I went to the doctor last week for my annual health check-up. I put on the paper snuggie, sat on the cold exam table, and waited the perfunctory forty-five minutes. There was the rustle of the clipboard being taken out of the plastic box on the other side of the hollow exam room door, a soft cough, and a knock. The doctor entered complete with white coat, nice tie, and went immediately to the small sink to wash his hands.
He smiled and after a short glance at the file, he said, “ok, let’s get started.” He said he wanted to start with the muscular system, where he then reached through my chest and with a great pull removed all the muscles from my body. Then he gently laid them on the floor beside the table and said, “The muscles look good.” He then went to the skeleton removing it in a big shake and leaned it in the corner.
Now a pile on the floor his hand reached down and separated me, piece by piece. I thought, as my mind rested in a glass jar, “this is different.” System by system, piece by piece was separated and examined. Then with surgical precision he put me back together again.
Ok, so why don’t doctors do things this way? The body cannot function if it is separated into autonomous pieces, instead it functions as a whole unit. The systems do not operate independently; they are intricately bound to the other. When one system has disease, the entire body is affected. When a system is healthy it supports the overall health of the entire body. The body does not function if all the systems are not present and doing their intended function.
So in any organization when it is time to evaluate, this principle must be taken into account. If a department is doing well it is because of the support of the other departments (even if the support is not done consciously or intentionally). If a department is doing poorly, it is not standing alone in blame. We must look to the other departments to see how they have added to this decline.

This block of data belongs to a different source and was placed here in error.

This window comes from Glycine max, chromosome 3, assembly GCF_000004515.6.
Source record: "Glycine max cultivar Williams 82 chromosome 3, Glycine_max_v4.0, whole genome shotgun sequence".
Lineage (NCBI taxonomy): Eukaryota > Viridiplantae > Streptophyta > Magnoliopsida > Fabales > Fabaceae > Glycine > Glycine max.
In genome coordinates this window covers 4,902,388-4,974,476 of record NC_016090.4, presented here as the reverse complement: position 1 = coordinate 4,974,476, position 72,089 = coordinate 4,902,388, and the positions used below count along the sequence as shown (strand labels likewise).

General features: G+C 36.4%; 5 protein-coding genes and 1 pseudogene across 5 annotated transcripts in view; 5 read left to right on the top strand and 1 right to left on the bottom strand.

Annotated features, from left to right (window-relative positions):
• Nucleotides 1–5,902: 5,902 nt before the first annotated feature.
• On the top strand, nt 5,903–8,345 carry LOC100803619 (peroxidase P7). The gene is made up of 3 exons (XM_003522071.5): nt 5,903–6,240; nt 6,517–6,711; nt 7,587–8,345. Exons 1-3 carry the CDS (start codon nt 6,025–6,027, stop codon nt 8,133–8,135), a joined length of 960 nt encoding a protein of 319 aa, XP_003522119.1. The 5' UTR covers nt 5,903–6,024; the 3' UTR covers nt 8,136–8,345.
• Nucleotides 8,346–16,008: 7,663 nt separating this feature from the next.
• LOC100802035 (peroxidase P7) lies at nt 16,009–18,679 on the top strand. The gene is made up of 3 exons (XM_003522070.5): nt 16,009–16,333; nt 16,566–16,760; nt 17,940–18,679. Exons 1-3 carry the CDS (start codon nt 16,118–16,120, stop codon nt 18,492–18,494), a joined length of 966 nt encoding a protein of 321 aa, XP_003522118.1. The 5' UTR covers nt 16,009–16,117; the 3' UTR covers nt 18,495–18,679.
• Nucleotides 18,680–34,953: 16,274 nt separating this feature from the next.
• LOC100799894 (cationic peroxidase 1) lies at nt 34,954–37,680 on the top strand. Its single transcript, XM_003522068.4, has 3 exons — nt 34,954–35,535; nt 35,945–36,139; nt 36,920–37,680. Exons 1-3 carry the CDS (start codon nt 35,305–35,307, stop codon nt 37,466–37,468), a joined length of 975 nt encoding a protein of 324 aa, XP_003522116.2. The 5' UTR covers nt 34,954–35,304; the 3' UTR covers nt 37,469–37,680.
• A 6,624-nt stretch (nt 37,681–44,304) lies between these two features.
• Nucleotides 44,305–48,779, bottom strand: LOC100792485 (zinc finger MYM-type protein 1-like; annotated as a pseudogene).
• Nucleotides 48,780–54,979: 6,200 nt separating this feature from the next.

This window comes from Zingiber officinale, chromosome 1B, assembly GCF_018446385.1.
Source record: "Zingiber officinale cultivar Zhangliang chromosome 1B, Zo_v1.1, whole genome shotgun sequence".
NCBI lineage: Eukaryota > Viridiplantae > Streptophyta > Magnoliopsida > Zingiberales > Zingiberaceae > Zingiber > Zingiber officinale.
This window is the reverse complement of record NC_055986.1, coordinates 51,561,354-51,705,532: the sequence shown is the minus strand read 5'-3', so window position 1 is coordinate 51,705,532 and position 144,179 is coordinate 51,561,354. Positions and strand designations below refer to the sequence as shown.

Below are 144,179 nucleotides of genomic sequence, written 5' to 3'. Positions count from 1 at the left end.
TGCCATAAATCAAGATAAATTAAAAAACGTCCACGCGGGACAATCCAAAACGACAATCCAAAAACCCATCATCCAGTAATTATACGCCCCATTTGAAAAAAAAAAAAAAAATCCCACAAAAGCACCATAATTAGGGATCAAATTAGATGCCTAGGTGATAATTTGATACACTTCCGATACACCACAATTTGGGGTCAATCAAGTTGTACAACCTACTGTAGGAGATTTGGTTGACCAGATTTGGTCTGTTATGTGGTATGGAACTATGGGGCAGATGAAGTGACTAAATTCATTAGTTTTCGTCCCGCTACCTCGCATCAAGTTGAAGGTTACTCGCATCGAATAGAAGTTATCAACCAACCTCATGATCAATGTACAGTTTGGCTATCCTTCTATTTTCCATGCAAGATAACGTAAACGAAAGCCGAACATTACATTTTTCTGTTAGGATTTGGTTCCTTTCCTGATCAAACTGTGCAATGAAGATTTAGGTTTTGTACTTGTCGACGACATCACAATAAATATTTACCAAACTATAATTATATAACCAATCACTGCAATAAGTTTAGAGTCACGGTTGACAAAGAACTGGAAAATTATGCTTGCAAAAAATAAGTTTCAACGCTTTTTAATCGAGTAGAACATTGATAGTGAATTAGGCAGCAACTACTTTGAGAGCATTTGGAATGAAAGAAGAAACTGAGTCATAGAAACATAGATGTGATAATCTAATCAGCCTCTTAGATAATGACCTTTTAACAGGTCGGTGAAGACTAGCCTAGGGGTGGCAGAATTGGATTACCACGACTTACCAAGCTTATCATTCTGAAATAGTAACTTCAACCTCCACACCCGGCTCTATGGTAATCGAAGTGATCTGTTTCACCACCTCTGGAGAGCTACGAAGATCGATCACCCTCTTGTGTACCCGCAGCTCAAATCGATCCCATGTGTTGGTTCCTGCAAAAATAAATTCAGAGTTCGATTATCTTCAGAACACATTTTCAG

The entire organization must be evaluated if there is “disease” because no department operates completely independently of the others. Often times it is easy to identify a problem (i.e. a broken bone). This is a skeletal problem, but all systems are needed for healing. The bones are needed to act as a structure for the rest of the systems, but the other systems are needed to keep the skeletal structure healthy.
The Systems of the Human Body
If a department is doing well then often times the leader is praised. If a department is doing poorly then the leader may be dismissed. It is much easier and less labor intensive to simply recognize or remove the leader, but the organization as a whole should be evaluated to see how it has led to or participated in the decline.
If the blood supply is not delivering blood to the bones, or if the bones are not getting the needed nutrients from other systems, can you really only blame the skeletal system for being broken? Perhaps the eyes did not function as they should have and led the body to step on a hole. Perhaps the circulatory system did not deliver needed nutrients and the bone became very brittle. Perhaps, perhaps, perhaps, . . . to simply blame the bones because they are broken is short sided, a lazy diagnosis, and naive.
To blame a department in an organization for some shortcoming without taking into account the organization as a whole only sets up a system for the same issues to be repeated in the future. You simply don’t know if the true cause was the leader or were there contributing factors that are still present and will continue to cause problems for the replacement leader.
 Click here to see article on “silos” and how they hinder performance in organizations.